10 Most Famous Spanish Monarchs and their Reigns
Spain has had a rich history with numerous significant monarchs who’ve ruled different kingdoms before the formation of what is now modern Spain. From Isabella I of Castile to Philip V, here’s a list of ten notable Spanish monarchs:
Isabella I of Castile & Ferdinand II of Aragon
Isabella I of Castile and Ferdinand II of Aragon, commonly referred to as the Catholic Monarchs, were a power couple whose union through marriage in 1469 laid the foundation for the unification of Spain. Their combined reigns marked the beginning of Spain as a unified nation and set the stage for it to become one of the world’s most dominant empires in the ensuing centuries.
In 1492, they successfully concluded the Reconquista – a series of campaigns over almost eight centuries to reclaim the Iberian Peninsula from Muslim rule – by capturing the kingdom of Granada.
Also, in 1492, they issued the Alhambra Decree which ordered the expulsion of practicing Jews from the kingdoms of Castile and Aragon. The same year was marked by Isabella and Ferdinand’s sponsorship of Christopher Columbus’s voyage across the Atlantic, which resulted in the discovery of the Americas.
Their reign was marked by efforts to strengthen the power of the monarchy at the expense of the nobility, and to firmly root the nation in Catholicism.
Isabella and Ferdinand passed away on November 26, 1504 and January 23, 1516, respectively. Their legacy, especially in relation to the discovery of the Americas and the establishment of Spain as a dominant world power, would last for centuries.
Philip II of Spain (reign: 1556-1598) was one of the most powerful monarchs of the 16th century, ruling over a vast global empire. His reign marked the Spanish Golden Age, characterized by flourishing arts, global exploration, and the defense of Catholicism against Protestantism. Artists like El Greco and writers like Cervantes thrived during this period.
However, his rule was also marked by conflicts, including the Eighty Years’ War and the Spanish Armada’s defeat. The latter event marked the decline in Spain’s naval dominance.
Born on February 24, 1500, in Ghent, Charles was the son of Philip the Handsome of Burgundy and Joanna the Mad of Castile.
Due to a series of deaths in the family and the complex network of Habsburg marriages, Charles inherited a vast realm. He became Duke of Burgundy, ruler of the Netherlands, and King of Castile and Aragon (as Charles I of Spain).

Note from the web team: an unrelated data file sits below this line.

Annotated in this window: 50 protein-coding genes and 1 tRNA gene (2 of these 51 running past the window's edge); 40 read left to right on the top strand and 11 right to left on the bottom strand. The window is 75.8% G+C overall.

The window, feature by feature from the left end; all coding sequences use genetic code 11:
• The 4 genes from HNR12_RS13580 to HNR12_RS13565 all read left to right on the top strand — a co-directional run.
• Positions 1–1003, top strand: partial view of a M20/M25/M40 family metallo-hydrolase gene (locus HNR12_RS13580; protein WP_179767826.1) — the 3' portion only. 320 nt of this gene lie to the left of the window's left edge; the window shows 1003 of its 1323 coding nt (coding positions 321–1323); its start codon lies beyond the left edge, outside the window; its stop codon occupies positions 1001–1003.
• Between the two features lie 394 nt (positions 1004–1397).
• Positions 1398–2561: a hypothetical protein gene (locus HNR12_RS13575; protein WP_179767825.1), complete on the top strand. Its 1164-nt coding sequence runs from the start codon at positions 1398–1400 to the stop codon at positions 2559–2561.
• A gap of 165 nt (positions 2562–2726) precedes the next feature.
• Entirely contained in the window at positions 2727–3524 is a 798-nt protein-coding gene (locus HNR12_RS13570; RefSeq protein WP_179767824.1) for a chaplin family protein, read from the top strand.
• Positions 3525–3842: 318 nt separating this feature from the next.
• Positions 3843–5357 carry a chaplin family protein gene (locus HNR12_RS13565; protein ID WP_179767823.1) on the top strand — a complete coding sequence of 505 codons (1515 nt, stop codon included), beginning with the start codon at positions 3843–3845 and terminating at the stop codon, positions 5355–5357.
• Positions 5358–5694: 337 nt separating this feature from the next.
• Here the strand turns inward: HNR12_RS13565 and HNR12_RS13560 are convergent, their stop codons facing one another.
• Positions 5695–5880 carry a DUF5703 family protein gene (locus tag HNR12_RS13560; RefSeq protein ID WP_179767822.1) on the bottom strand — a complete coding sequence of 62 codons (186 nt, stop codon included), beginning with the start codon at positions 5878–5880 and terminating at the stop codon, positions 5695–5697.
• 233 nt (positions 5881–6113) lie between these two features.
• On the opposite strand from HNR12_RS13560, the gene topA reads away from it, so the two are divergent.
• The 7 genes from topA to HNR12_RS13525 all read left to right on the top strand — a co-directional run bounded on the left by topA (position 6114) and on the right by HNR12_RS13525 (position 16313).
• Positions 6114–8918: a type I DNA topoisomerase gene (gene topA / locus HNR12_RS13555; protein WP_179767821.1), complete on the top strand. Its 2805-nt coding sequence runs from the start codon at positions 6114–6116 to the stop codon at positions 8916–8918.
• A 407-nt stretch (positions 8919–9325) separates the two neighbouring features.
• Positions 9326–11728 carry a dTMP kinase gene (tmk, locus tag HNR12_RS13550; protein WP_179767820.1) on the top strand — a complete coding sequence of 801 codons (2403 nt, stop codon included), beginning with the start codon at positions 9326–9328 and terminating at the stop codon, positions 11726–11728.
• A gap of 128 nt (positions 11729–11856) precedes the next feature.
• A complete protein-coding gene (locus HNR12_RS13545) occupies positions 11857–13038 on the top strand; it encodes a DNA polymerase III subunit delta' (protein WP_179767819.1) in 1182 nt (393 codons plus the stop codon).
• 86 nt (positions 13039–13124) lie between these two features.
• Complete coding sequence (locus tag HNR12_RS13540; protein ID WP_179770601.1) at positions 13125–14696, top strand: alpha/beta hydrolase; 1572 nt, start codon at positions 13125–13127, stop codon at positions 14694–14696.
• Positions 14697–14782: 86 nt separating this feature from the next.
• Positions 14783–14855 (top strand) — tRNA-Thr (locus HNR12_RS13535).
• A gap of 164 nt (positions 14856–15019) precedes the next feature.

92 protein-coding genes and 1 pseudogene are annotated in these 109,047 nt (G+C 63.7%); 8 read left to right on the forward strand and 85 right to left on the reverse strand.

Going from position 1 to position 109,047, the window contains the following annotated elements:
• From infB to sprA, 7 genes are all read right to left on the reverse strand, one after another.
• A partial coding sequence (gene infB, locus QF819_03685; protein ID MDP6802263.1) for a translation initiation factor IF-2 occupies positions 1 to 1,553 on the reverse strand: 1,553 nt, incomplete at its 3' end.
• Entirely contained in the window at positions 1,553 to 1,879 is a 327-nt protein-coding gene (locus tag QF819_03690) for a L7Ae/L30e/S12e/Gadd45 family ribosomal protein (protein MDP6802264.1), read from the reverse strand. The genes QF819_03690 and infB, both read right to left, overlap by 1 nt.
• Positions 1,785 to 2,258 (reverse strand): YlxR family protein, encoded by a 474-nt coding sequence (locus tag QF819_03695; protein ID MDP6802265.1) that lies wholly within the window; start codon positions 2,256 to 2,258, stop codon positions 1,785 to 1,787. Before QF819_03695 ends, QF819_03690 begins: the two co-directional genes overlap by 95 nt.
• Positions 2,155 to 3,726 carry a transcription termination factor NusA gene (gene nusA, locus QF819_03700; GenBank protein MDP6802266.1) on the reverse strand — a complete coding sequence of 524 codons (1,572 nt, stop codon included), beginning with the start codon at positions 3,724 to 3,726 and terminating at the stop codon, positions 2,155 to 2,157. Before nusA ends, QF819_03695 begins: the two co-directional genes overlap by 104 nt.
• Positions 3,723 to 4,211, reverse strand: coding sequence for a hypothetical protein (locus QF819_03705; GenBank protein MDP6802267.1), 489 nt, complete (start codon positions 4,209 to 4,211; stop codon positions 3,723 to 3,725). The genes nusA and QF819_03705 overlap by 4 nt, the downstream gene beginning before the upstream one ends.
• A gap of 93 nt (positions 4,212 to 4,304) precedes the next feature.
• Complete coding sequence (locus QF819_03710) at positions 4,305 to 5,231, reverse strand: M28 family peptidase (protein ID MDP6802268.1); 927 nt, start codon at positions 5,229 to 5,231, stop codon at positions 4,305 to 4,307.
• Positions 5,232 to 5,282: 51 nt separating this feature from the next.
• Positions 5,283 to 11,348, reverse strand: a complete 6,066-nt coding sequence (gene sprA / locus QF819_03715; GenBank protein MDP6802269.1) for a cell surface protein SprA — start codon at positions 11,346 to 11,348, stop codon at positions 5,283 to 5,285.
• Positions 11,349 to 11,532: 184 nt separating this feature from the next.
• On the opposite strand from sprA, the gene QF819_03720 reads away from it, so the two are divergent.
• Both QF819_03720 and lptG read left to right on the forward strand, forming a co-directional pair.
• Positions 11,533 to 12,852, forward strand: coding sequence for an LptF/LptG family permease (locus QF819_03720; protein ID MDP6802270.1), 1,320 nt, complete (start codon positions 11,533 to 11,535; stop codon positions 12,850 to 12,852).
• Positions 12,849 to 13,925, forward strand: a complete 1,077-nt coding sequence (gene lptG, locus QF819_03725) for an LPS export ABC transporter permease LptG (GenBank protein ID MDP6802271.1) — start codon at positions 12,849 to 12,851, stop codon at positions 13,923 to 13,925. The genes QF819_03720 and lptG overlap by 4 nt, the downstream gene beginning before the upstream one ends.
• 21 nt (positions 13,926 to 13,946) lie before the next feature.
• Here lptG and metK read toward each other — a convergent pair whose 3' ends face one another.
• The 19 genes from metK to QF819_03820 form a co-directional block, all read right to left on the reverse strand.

In 1519, Charles was elected Holy Roman Emperor, a title he held as Charles V. His reign saw a vast empire where “the sun never set,” spanning territories in Europe, the Americas, and other parts of the world.
His reign coincided with the Protestant Reformation initiated by Martin Luther in 1517. He was a staunch Catholic and opposed the Reformation, leading to numerous conflicts and wars throughout his territories, particularly in the Holy Roman Empire.
Under Charles’s rule, the Spanish Empire expanded rapidly in the Americas. Conquistadors like Hernán Cortés and Francisco Pizarro conquered vast territories in the New World, notably the Aztec and Inca Empires.
By 1556, the vastness and diversity of his empire, coupled with the numerous conflicts, weighed heavily on Charles. He decided to divide his holdings, giving the Spanish crown and the territories in the Americas to his son, Philip II of Spain, and the Holy Roman Empire to his brother, Ferdinand I.
He retired to the Monastery of Yuste in Spain, where he lived until his death in 1558.
Philip III of Spain, who reigned from 1598 to 1621, was the son of Philip II and succeeded him on the throne. His reign was marked by a policy of peace and domestic issues, with many of the kingdom’s affairs being handled by his favorite courtiers.
One of the most consequential decisions of his reign was the expulsion of the Moriscos (Muslims who had converted to Christianity) between 1609 and 1614. This decision was motivated by suspicion that they were practicing Islam in secret and was disastrous for the Spanish economy, especially in regions like Valencia.
While Philip III might not have been as directly involved as his father in promoting the arts, Spain’s Golden Age continued into his reign. Literature, art, and theater saw great achievements during this period.
Like his father’s reliance on the Duke of Lerma, Philip IV heavily depended on his chief minister, the Count-Duke of Olivares, for much of his reign. Olivares was ambitious and sought to centralize and reform the administration of the vast Spanish Empire.
Under the guidance of Olivares, Spain became heavily involved in the Thirty Years’ War, defending the Catholic Habsburg cause in Europe. This involvement drained Spanish resources and manpower.
In 1640, partly due to Olivares’ centralizing policies, Catalonia revolted against Spanish rule. The revolt was a major crisis for Philip IV’s reign. That same year, Portugal successfully revolted against Spanish rule, ending the 60-year Iberian Union and reinstating the House of Braganza to the Portuguese throne.
By the end of Philip IV’s reign, Spain’s dominance as a global superpower was waning, due to continuous wars, economic challenges, and internal strife.
This Spanish king’s personal life was marked by tragedies. He outlived all his male heirs, and his daughter, Maria Theresa, would go on to marry Louis XIV of France.
Philip V was the first Bourbon king of Spain and his reign marked the beginning of a new era in Spanish history, characterized by centralization and reforms.
Born in Versailles in 1683, Philip was the grandson of Louis XIV of France and became the heir to the Spanish throne following the death of the childless Charles II of Spain. The latter’s will named Philip as his successor, setting off a series of events that would lead to the War of the Spanish Succession.
European powers, fearing the unification of French and Spanish crowns, opposed Philip’s accession. This led to a major European conflict. The war ended with the Treaty of Utrecht in 1713, which recognized Philip V as the legitimate king of Spain but required him to renounce his and his descendants’ rights to the French throne.